Electrical isolation is achieved through multiple redundant features. Generally, the endblocks have shields surrounding primary housings that intern surround internal isolation housings, as can be seen in FIGS. 8 through 11. Additionally, the components within the isolation housings are electrically isolated from each other where appropriate.
The magnetron electrically floats the primary housings and shields of both the drive endblock 200 and the water endblock 300 for operational integrity. This is accomplished by the use of electrically insulating materials and design features. Although these features are common to both endblocks they will now be described with regard to the water endblock 300. Water endblock numbers are the same as drive endblock numbers except the water endblock numbers commence with 3xx whereas drive endblock numbers commence with 2xx. Common to both endblocks are isolation bushings 280/380 surrounding the mounting bolts that adhere the source cover to the primary endblock housing. A substantial isolation plate 372 is located between the primary housing 308's mounting flange 309, the inner shield 500 and the source cover 520. This isolation plate 372 incorporates a perimeter groove 374. This groove 374 is incorporated into isolation plate 372 in order to handle the accumulation of surplus deposition, which will be discussed later. The isolation plate 372 also incorporates visual design features to assure proper orientation at assembly.
The design and function of inner and outer heat and deposition debris shields 500 and 510 are common to both endblock assemblies. Mounted on the external process side of the primary endblock housing are inboard and outboard isolation rings that locate and electrically isolate the shield assemblies from the primary housing. Outboard isolation ring 370 can be seen in FIG. 8. Beneath the outboard isolation ring 370 is the inboard isolation ring (not shown).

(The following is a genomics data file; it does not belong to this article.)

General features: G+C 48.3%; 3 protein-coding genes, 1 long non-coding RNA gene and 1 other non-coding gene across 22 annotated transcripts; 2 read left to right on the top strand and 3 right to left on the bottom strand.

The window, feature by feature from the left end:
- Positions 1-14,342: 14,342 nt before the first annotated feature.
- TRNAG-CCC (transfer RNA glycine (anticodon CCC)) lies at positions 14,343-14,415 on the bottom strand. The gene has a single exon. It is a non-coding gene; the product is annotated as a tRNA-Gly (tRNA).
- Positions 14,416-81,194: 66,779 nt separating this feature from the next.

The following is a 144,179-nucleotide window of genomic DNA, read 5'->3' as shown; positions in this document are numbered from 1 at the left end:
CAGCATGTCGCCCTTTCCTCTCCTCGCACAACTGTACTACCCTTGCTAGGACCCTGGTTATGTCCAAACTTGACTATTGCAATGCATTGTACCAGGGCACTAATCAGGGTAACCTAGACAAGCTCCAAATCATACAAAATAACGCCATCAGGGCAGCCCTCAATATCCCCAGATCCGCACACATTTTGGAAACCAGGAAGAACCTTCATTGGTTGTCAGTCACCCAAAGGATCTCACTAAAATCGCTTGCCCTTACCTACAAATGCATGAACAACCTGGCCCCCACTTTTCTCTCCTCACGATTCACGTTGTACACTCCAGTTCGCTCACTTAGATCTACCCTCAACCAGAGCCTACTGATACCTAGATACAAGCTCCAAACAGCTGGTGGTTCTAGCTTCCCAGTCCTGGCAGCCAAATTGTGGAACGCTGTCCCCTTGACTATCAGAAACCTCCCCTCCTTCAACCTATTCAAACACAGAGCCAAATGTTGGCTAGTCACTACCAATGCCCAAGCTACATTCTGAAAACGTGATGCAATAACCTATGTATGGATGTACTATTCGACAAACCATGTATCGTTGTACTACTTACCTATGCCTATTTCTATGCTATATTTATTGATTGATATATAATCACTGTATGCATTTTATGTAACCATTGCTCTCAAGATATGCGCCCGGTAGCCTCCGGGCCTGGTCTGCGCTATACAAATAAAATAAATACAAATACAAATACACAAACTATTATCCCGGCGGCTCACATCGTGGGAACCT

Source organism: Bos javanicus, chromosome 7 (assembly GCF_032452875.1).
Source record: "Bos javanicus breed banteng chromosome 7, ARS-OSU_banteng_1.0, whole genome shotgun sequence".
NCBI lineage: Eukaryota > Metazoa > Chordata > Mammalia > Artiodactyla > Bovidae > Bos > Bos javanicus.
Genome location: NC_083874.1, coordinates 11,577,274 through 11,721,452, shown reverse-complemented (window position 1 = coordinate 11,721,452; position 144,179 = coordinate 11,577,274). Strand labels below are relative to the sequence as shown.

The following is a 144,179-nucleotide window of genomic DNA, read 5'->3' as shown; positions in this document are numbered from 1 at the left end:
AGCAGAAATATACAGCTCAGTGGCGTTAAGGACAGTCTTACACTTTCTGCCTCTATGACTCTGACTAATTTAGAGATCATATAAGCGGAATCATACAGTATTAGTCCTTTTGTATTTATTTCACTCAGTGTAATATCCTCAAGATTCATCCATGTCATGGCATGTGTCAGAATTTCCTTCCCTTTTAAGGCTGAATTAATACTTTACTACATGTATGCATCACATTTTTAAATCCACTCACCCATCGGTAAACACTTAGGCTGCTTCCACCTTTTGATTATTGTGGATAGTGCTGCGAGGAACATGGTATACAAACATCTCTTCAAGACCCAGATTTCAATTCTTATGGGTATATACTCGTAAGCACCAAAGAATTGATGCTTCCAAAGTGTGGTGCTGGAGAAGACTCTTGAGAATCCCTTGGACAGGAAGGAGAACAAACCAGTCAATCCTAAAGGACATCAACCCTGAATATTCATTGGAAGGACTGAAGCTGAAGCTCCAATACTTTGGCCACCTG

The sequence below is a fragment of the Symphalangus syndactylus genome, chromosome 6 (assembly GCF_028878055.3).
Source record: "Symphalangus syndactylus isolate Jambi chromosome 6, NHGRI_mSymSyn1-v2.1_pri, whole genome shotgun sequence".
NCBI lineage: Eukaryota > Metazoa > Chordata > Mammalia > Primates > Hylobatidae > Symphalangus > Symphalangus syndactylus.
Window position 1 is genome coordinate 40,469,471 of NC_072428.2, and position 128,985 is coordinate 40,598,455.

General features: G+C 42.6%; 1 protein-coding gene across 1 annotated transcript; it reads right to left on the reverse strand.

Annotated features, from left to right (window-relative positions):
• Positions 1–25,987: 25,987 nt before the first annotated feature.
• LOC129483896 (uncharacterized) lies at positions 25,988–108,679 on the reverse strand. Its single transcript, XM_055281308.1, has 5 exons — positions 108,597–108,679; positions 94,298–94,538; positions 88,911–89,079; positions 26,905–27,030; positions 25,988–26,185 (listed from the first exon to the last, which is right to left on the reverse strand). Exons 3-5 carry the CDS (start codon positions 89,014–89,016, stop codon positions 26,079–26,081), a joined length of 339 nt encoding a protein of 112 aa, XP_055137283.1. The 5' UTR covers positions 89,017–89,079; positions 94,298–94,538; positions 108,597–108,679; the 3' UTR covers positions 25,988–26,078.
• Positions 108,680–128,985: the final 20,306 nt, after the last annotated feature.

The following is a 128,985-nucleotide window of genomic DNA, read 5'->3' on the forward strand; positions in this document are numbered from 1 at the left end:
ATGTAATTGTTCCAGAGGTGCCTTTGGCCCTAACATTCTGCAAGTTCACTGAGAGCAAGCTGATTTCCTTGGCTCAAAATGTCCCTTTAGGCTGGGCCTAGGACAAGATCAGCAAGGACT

Referring to FIGS. 9 and 10, two shields can be seen, an inner shield 500 and an outer shield 510. Inner shield 500 fits within outer shield 510, and both inner shield 500 and outer shield 510 are placed on the primary housing of either the drive endblock 200 or water endblock 300 described earlier. The water endblock is shown in FIGS. 8 and 9. The inner shield 500 is electrically isolated from both the primary housing 308 described earlier and from outer shield 510. On the outboard face of the inner shield 500 are several shouldered insulating bushings 505 that maintain an insulating gap between the shields thus allow the shield to be fastened to the primary housing 308 while maintaining electrical isolation of both shields 500 and 510 relative to the primary housing 308.